Author, chef and restaurateur Thomasina Miers sets off on a hunt for full-on flavour in local festivals, bustling bars and family celebrations across Mexico. There she eats her way through the busy markets of Mexico City and Oaxaca in search of the perfect taco, tamales or tostada before whipping up her own easy-to-do version at home, cooking alongside everyone from internationally acclaimed chefs to Mexican great-grandmothers.
Runtime: 25 minutes
Mexican Food Made Simple - Molcajete - Netflix
A molcajete ([molkaˈxete]; Mexican Spanish, from Nahuatl molcaxitl) is a stone tool, the traditional Mexican version of the mortar and pestle, similar to the South American batan, used for grinding various food product.
Mexican Food Made Simple - Use and care - Netflix
Molcajetes are used to crush and grind spices, and to prepare salsas and guacamole. The rough surface of the basalt stone creates a superb grinding surface that maintains itself over time as tiny bubbles in the basalt are ground down, replenishing the textured surface. A new basalt molcajete needs to be “broken in” because small grains of basalt can be loosened from the surface when it is first used and this will give an unpleasant gritty texture to the first few items prepared in it. A simple way to do the initial “seasoning” is to grind uncooked white rice in the molcajete, a handful at a time. When the white rice flour has no visible grains of basalt in it, the molcajete is ready to use. Some rice flour may remain ground into the surface of the molcajete, but this causes no problems. As the porous basalt is impossible to fully clean and sanitize, molcajetes are known to “season” (much like cast iron skillets), carrying over flavors from one preparation to another. Salsas and guacamole prepared in molcajetes are known to have a distinctive texture, and some also carry a subtle difference in flavor, from those prepared in blenders. Molcajetes can also be used as a cooking tool, where it is heated to a high temperature using an open fire or hot coals, and then used to heat its food contents. Although true molcajetes are made of basalt, imitations are sometimes made of a mixture of pressed concrete and volcanic rock particles. Molcajetes are also used as dish service in restaurants and homes. While recipes are usually not stewed or otherwise cooked in them, the molcajete stays hot for a very long time due to its high thermal mass, and it is not unusual for a dish to still be bubbling a half-hour after serving.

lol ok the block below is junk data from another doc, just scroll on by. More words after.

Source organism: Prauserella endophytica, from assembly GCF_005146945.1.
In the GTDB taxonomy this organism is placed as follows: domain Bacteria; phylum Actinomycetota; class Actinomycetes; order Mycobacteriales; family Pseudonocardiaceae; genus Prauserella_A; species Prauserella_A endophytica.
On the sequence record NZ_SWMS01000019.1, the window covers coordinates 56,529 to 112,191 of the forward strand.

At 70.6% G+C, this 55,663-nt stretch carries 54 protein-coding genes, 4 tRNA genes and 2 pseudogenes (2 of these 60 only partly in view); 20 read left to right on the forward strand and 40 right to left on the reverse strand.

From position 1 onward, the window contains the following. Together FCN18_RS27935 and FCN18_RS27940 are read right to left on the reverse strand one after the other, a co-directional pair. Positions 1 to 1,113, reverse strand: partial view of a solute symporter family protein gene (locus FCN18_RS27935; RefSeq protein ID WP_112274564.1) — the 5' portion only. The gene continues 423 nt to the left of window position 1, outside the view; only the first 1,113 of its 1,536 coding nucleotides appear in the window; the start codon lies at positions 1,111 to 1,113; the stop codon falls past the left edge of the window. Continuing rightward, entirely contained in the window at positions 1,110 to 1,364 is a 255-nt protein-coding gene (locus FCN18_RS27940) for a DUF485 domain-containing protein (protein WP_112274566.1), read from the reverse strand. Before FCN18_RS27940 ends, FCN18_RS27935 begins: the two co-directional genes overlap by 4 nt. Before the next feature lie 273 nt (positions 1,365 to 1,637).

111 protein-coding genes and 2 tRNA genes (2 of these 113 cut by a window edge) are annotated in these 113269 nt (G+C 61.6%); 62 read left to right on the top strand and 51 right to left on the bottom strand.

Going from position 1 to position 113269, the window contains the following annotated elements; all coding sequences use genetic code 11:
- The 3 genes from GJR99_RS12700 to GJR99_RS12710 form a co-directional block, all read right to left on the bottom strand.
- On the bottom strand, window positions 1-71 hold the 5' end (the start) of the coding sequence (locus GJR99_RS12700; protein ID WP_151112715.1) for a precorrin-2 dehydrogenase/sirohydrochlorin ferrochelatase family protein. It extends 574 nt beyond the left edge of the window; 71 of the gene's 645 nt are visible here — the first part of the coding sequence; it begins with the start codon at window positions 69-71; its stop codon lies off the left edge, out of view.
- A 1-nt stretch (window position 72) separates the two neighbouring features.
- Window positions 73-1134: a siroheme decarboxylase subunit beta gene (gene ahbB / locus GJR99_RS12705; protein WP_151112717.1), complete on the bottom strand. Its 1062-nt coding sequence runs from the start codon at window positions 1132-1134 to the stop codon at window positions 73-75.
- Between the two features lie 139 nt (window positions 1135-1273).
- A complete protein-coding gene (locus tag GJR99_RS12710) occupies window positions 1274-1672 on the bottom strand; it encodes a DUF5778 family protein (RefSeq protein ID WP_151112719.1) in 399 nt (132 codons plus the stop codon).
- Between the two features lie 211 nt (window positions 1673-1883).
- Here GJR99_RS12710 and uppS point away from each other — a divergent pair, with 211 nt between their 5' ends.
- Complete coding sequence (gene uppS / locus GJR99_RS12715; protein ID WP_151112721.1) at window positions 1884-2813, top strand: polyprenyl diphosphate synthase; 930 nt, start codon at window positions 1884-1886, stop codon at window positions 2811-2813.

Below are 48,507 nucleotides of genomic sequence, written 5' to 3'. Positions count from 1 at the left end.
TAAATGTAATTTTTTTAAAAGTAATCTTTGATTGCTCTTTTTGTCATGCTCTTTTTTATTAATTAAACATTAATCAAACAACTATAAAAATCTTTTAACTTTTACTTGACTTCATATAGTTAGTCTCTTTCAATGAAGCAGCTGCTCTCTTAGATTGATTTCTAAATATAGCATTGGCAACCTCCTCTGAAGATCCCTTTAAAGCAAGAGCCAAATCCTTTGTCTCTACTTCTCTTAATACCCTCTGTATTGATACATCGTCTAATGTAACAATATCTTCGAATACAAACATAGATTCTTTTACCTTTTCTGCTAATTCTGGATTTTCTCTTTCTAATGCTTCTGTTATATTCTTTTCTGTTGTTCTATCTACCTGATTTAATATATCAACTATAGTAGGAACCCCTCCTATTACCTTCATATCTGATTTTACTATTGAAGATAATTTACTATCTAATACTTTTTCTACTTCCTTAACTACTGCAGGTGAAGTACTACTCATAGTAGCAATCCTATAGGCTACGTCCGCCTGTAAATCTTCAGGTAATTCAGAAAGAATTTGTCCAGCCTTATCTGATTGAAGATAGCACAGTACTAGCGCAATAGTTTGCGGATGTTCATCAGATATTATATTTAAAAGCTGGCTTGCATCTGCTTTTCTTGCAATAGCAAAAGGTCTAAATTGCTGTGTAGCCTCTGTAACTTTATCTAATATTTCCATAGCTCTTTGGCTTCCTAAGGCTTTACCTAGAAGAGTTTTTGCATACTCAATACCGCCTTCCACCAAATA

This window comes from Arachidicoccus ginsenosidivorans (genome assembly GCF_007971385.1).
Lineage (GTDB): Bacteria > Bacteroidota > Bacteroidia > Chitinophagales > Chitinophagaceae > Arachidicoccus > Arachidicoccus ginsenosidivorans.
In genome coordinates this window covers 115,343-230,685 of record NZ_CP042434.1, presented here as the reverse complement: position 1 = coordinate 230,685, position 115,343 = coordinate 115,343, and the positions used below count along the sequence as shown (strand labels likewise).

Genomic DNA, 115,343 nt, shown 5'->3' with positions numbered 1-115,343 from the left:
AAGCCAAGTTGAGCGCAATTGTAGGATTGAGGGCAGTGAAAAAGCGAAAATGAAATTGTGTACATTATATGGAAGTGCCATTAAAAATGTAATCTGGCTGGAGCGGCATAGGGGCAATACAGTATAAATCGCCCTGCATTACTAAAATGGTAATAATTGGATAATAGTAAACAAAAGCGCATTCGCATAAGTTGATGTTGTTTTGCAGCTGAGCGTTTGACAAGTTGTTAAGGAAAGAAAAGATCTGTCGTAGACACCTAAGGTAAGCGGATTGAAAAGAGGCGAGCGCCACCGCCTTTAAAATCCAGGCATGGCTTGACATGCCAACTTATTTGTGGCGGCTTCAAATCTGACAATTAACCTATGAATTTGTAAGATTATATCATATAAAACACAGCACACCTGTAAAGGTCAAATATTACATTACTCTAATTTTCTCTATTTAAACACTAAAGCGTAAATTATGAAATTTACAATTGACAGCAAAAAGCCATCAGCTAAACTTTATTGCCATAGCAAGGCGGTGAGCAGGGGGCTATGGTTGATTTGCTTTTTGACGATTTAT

Mexican Food Made Simple - References - Netflix